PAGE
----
Have a great, gainful week, folks, and let's not shy away from the pain of gain.

Randy Jones
"Those who cannot take the pain say there is no gain!"

Monday, October 5, 2009

Dear Renewing friends--
The readings for next Sunday, the 28th Sunday in Ordinary Time, center around wisdom. Wisdom is one of those things that I know when I see it, but how does one come up with a definition? More than that, how does one acquire that elusive quality? Let's see what the readings have to say. You'll find them on the web at:, and in your Bible in:

Wisdom 7.7-11
Psalm 90.12-13, 14-15, 16-17
Hebrews 4.12-13
Mark 10.17-30

The First Reading sings the praises of Wisdom (Wis. 7.9). More to be sought than power or riches (v. 8), more important than health, good looks, or even light! (v. 10). The writer of the Book of Wisdom claims that the way to acquire wisdom is to ask for it... To pray and to plead (v. 7) for wisdom. It's interesting to note that Wisdom is personified as feminine. This may be because the society back then, a hundred years before Christ, was male-dominated. If the society had been female-dominated, would Wisdom have been portrayed as a strong, handsome, devoted man? Pick your image. Wisdom is something highly desirable!

But what IS wisdom? The Psalmist sings "Teach us to number our days aright, that we may gain wisdom of heart" (Ps. 90.12). What does it mean to "number our days aright"? Maybe it means to plan our lives with God's precepts in mind. Take a realistic perspective on the events and happenings in our life, good and bad. Not just float from day to day, reacting to events that impinge on our complacency, but to aim for something. The psalm ends by repeating twice, "Prosper the work of our hands!" (v. 17). With wisdom in our hearts we can take purposeful steps toward a prosperous goal.

But what goal? In the Second Reading the writer of Hebrews gives us something to think about when planning goals. "Everything is naked and exposed to the eyes of him to whom we must render an account" (Heb. 4.13). We're not going to hide our aims from the Lord. We must pick ones that won't embarrass us when God taps us on the shoulder and says, "Ahem." The Word of God, that "living and effective ... two-edged sword" (v. 12) will help us discern the thoughts of our own heart and guide us to accountability.

Okay, so what must we do to ensure that our account-giving won't be disastrous? What must we do to inherit eternal life? Mark, in the Gospel Reading, relates the answer Jesus gave when asked this question by a rich young politician (Mark 10.17). The answer in this case was the one thing that cut to the man's soul, dividing his joints and marrow like the two-edged sword it was. "Give up your wealth to those who need it, and give up your career to follow me" (v. 21). Surely the guy knew the Scriptures, the Proverbs of Solomon, even that recent work, the Book of Wisdom. He knew that Wisdom was more precious than all the riches in the world. Yet... when push came to shove... Well, his face fell and he went away sad (v. 22). He thought it was too much for him.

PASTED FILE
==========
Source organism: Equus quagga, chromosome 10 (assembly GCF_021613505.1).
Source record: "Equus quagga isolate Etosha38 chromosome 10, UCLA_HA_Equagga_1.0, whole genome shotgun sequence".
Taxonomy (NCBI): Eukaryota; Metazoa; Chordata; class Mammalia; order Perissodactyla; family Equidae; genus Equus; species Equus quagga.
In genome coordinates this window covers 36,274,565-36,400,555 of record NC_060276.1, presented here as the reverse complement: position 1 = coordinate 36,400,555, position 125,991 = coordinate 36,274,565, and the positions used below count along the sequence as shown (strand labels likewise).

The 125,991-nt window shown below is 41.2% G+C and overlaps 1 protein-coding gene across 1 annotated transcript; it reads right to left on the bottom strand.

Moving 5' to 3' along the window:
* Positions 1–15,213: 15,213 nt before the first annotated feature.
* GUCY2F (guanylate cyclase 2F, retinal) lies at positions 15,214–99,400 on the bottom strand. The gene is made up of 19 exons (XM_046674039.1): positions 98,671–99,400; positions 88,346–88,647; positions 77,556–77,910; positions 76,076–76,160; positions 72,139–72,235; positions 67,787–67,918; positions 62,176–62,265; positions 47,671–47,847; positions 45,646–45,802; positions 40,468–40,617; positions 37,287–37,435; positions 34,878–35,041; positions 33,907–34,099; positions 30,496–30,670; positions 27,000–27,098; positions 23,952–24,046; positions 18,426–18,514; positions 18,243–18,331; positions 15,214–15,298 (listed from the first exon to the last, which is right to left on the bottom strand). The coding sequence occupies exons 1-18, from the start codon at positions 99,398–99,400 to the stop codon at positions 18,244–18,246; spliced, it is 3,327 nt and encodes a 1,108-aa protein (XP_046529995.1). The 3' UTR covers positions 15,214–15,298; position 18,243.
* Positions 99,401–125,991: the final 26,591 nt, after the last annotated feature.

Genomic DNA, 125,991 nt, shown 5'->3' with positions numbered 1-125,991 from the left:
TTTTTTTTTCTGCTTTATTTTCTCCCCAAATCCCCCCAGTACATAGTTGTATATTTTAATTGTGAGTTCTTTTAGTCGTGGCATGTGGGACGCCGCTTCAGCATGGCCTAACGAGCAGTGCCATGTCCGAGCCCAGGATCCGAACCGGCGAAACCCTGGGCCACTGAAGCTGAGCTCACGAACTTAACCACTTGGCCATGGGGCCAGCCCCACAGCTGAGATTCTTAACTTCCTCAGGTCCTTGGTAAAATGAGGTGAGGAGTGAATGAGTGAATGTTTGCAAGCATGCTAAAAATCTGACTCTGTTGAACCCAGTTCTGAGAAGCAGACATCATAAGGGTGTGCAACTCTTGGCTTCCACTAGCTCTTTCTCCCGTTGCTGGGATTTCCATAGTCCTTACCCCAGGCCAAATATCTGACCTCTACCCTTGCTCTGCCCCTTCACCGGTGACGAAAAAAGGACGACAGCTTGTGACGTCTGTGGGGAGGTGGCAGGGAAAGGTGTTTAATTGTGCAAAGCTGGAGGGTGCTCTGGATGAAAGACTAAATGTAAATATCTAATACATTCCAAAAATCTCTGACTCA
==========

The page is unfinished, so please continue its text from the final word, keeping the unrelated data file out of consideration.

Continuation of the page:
But God never asks us to do something that is too much for us. See 1 Corinthians 10.13. It may look like too much, as it did to that 1st century yuppie in the Gospel, but God will be there. To clear the path. To help carry our load. To carry us when we can't go on!

This is Wisdom. We should set a goal that won't embarrass us when God reviews it. Then set out for it, give what it requires, rely on God to supply us with what we need. And don't forget that one of the things we need is joy. He supplies that too. Full measure, packed down, and running over! (Luke 6.38.)

Have a joyful, goal-oriented, and triumphant week!
Randy Jones
"Those who will not pay the price say the cost is too high!"

Sunday, September 27, 2009

RENEWsletter for October 4, 2009 - 27th Ordinary

Dear Renewers--
This Sunday's readings make me think of the spiritual importance of family. The idea that "it's not good for a person to be alone" has been a "given" since the foundation of the world. Yet today many people are alone. More than ever, even at work, there is little personal interaction. There's email and cell phones, and Facebook and Twitter, and they wouldn't be as popular as they are if it weren't for humans' desire, and need, to connect.